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Jan 27, 2014 4:58 PM CST
|I love the look of full gardens. How do I resist the urge to fill them up with new plants? Is it ok to do that, then thin them later? How do you guys get your gardens to look so beautiful? Mine are all new from last April so they are not old gardens. I'm have Hostas in the shade. I want to add some Heucheras with them but I don't know how close I should plant them. The hostas were dug from my old house and were established, but the drought in Kansas really kicked them back. It seems like I was watering every other day in the summer!
Jan 28, 2014 11:34 AM CST
|I also love the look of full gardens, then when I see a garden with a lot of bare well kept space I like that tidy look also. I think it is a great idea to fill a bed with plants and thin later. I think one of the better ideas for keeping a beautiful garden is to be able to move plants in and out as needed. I have always liked the idea of an alternate garden, or the garden out behind the shed idea, one that is not for display, but one that gets raided when you need to fill in a space and plant the not quite ready for prime time plants.|
Jan 29, 2014 9:40 AM CST
|Full gardens are great to look at. I would recommend to fill in with annuals for the time being until the perennials get established. The best solution for a full garden is time. It is said about perennials: the first year they sleep, the second year they creep, and the third year they LEAP!
Another solution is to buy mature perennials. But, be sure to follow the recommended spacing suggestions, especially if you plant shrubs...unless you want to do a lot of pruning. Crowded plants encourage disease. Air flow is essential.
You can also consider adding some boulders or garden art to fill in the gaps. For garden art, be sure to stick to a theme. If you add boulders, bury them a bit so they look natural.
I hope this helps. Let us know what you decide to do, and update us with photos please!
Jan 29, 2014 11:31 AM CST
|I also think the best plan is too fill in with annuals. First of all, it will give you lots of color almost immediately while giving the perennials time to grow and fill in. Annuals are so easy.|
Jan 29, 2014 12:06 PM CST
|Wind protection will help your garden plants reach their full potential, too. Most of the garden plants we love to see growing lush and full can do so almost entirely on their own after they're given a bit of protection from the hot, drying winds of summer. A few examples from the gardens here ...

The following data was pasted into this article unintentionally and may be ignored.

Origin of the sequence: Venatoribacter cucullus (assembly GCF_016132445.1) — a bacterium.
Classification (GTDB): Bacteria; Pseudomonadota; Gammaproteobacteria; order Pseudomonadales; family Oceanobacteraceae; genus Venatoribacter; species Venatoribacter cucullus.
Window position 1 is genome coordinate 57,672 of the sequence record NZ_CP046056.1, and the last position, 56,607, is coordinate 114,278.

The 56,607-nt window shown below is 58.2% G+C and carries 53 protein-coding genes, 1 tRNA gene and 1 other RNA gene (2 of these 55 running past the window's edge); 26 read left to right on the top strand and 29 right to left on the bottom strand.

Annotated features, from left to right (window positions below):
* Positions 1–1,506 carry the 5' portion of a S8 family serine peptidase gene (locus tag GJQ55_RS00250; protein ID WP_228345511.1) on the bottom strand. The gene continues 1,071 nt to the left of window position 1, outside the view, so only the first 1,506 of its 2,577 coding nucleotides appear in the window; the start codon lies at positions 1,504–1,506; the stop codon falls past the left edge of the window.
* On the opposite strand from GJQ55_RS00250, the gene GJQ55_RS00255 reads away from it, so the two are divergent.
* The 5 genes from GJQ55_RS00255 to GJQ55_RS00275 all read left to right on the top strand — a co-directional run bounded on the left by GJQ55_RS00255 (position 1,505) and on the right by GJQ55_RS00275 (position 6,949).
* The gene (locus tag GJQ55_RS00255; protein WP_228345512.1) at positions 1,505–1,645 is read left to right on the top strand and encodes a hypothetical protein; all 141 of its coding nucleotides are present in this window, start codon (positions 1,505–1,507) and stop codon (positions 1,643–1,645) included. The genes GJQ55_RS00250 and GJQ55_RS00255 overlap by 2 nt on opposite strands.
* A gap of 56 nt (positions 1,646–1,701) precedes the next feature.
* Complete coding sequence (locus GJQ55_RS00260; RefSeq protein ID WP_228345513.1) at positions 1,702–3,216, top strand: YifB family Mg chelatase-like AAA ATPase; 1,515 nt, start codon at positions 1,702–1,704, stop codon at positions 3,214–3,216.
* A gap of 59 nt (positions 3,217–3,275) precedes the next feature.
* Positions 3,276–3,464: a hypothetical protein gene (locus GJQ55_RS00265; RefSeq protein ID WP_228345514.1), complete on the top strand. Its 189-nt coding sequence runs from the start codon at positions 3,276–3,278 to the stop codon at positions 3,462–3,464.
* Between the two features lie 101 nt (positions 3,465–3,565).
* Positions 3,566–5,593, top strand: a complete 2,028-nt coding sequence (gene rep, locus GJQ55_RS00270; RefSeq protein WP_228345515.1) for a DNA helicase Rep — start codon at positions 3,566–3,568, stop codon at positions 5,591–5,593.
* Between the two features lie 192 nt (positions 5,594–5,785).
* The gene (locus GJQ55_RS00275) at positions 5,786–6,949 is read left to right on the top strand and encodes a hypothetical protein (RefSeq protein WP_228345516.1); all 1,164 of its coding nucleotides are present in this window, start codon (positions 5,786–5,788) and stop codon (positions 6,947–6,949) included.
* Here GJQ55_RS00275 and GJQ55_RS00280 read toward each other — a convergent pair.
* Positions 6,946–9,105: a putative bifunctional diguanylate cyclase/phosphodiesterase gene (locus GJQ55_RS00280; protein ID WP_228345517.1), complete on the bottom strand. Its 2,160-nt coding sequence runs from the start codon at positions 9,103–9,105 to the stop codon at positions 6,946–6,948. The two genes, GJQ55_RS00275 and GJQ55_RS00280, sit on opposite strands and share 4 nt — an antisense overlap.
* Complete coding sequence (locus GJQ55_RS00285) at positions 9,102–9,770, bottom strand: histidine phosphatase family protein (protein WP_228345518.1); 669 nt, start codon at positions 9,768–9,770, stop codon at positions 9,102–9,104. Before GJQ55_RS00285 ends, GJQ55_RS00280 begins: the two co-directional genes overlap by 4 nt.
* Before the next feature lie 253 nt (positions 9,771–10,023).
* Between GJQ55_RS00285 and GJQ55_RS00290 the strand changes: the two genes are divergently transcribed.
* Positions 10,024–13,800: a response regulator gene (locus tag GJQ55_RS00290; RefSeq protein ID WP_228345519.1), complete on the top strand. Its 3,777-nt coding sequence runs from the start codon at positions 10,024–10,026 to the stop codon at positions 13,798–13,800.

Windward edge of the planting area:
This row of super wind-resistant Lilac, Bridal Wreath and Rugosa Rose aren't all that intriguing in and of themselves, but they offer wonderful protection for another garden area situated downwind.
Downwind of barrier:
(Click on the image to see the markings)
Yellow arrow denotes the flow pattern of prevailing summer winds. Red circle is where a fence section with shrubs is situated to cause a partial block. This helps to create a softer eddy and flow of hot, drying winds.
Plants downwind of the shrub/fence barrier.
If it helps, think small to start with and then begin a section at a time.
Small area examples:
These pansies wouldn't be nearly as full and lush if the variegated grass wasn't providing shelter.
Delicate blooms aren't tattered by wind and storms if they're sheltered, and the plants grow straight and true.
You don't have to tackle it all at once either, just pick a spot and start with a grouping of items: a fence section, a pile of rocks or wood, the side of a building, or whatever you have to work with, then add some wind-resistant shrubs at the edges, and go on from there.
Newest Interest: Rock Gardens
Jan 29, 2014 4:06 PM CST
|By the way, there is a garden art forum if you need some ideas.|
Jan 29, 2014 5:26 PM CST
|If you have open space and plastic chairs but little budget for art, a nice spot to sit down looks like a well-planned foresight-full use of garden space.
If legs sink into soil, consider laying down some concrete paving stones, or setting each chair-leg into a soup can inside a coffee can, with some spare lids added for strength.
If you have a LOT of empty space, two chairs plus a small table ...
My SO got my a small statue of an angelic figure for the garden, but now I don't want to put her out in the rain, on a sappy old stump!
Just because it ISN'T complicated doesn't mean I can't MAKE it complicated!
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Feb 2, 2014 4:36 PM CST
|I agree with filling the spaces with annuals while your perennials mature. Looks like lots of sun near the trampoline. You may want to consider dinner-plate dahlias - big plants with big flowers and very easy to grow from tubers. Annual and/or perennial vines would look gorgeous along the wall of your house. Sometimes I put a big container of annuals in my flowerbed if I have a spot that needs a color boost. Adding some shrubs or roses will add focal points, texture and color.
When we moved to our house 15 years ago, there was one daylily plant. We had several years with a 8x10 trampoline and a 21' swing set. I'm sure your garden will "leap" in year three
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